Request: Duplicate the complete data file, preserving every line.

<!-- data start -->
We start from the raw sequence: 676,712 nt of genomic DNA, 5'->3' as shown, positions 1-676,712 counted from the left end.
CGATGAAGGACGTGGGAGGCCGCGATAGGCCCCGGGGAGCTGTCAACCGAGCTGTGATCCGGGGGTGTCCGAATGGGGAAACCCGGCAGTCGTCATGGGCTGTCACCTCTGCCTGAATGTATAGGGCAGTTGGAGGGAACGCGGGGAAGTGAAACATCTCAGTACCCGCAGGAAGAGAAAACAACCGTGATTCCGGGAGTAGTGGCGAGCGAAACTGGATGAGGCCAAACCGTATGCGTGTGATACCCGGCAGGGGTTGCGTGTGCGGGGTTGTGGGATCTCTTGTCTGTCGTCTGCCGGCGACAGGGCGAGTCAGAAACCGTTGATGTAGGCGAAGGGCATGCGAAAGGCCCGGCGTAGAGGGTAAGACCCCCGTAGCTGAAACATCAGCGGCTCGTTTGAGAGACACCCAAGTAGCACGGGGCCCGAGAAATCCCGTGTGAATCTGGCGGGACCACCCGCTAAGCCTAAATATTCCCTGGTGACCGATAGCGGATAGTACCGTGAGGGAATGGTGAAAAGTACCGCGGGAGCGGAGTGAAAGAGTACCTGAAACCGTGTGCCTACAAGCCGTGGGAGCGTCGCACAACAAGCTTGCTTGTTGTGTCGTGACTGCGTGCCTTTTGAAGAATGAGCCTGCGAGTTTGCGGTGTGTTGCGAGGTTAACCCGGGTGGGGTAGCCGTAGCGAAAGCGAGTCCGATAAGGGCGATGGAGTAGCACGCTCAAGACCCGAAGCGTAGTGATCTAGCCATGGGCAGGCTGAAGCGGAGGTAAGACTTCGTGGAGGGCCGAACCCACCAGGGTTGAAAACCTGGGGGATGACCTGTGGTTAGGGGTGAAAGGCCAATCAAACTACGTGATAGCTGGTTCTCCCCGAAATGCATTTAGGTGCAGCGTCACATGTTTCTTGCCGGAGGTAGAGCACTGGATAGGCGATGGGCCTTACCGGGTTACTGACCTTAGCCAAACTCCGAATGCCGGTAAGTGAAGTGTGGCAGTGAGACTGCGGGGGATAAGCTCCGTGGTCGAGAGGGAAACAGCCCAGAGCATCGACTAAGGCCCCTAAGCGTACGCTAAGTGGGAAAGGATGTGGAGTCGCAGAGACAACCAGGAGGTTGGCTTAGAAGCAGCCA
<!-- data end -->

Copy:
We start from the raw sequence: 676,712 nt of genomic DNA, 5'->3' as shown, positions 1-676,712 counted from the left end.
CGATGAAGGACGTGGGAGGCCGCGATAGGCCCCGGGGAGCTGTCAACCGAGCTGTGATCCGGGGGTGTCCGAATGGGGAAACCCGGCAGTCGTCATGGGCTGTCACCTCTGCCTGAATGTATAGGGCAGTTGGAGGGAACGCGGGGAAGTGAAACATCTCAGTACCCGCAGGAAGAGAAAACAACCGTGATTCCGGGAGTAGTGGCGAGCGAAACTGGATGAGGCCAAACCGTATGCGTGTGATACCCGGCAGGGGTTGCGTGTGCGGGGTTGTGGGATCTCTTGTCTGTCGTCTGCCGGCGACAGGGCGAGTCAGAAACCGTTGATGTAGGCGAAGGGCATGCGAAAGGCCCGGCGTAGAGGGTAAGACCCCCGTAGCTGAAACATCAGCGGCTCGTTTGAGAGACACCCAAGTAGCACGGGGCCCGAGAAATCCCGTGTGAATCTGGCGGGACCACCCGCTAAGCCTAAATATTCCCTGGTGACCGATAGCGGATAGTACCGTGAGGGAATGGTGAAAAGTACCGCGGGAGCGGAGTGAAAGAGTACCTGAAACCGTGTGCCTACAAGCCGTGGGAGCGTCGCACAACAAGCTTGCTTGTTGTGTCGTGACTGCGTGCCTTTTGAAGAATGAGCCTGCGAGTTTGCGGTGTGTTGCGAGGTTAACCCGGGTGGGGTAGCCGTAGCGAAAGCGAGTCCGATAAGGGCGATGGAGTAGCACGCTCAAGACCCGAAGCGTAGTGATCTAGCCATGGGCAGGCTGAAGCGGAGGTAAGACTTCGTGGAGGGCCGAACCCACCAGGGTTGAAAACCTGGGGGATGACCTGTGGTTAGGGGTGAAAGGCCAATCAAACTACGTGATAGCTGGTTCTCCCCGAAATGCATTTAGGTGCAGCGTCACATGTTTCTTGCCGGAGGTAGAGCACTGGATAGGCGATGGGCCTTACCGGGTTACTGACCTTAGCCAAACTCCGAATGCCGGTAAGTGAAGTGTGGCAGTGAGACTGCGGGGGATAAGCTCCGTGGTCGAGAGGGAAACAGCCCAGAGCATCGACTAAGGCCCCTAAGCGTACGCTAAGTGGGAAAGGATGTGGAGTCGCAGAGACAACCAGGAGGTTGGCTTAGAAGCAGCCA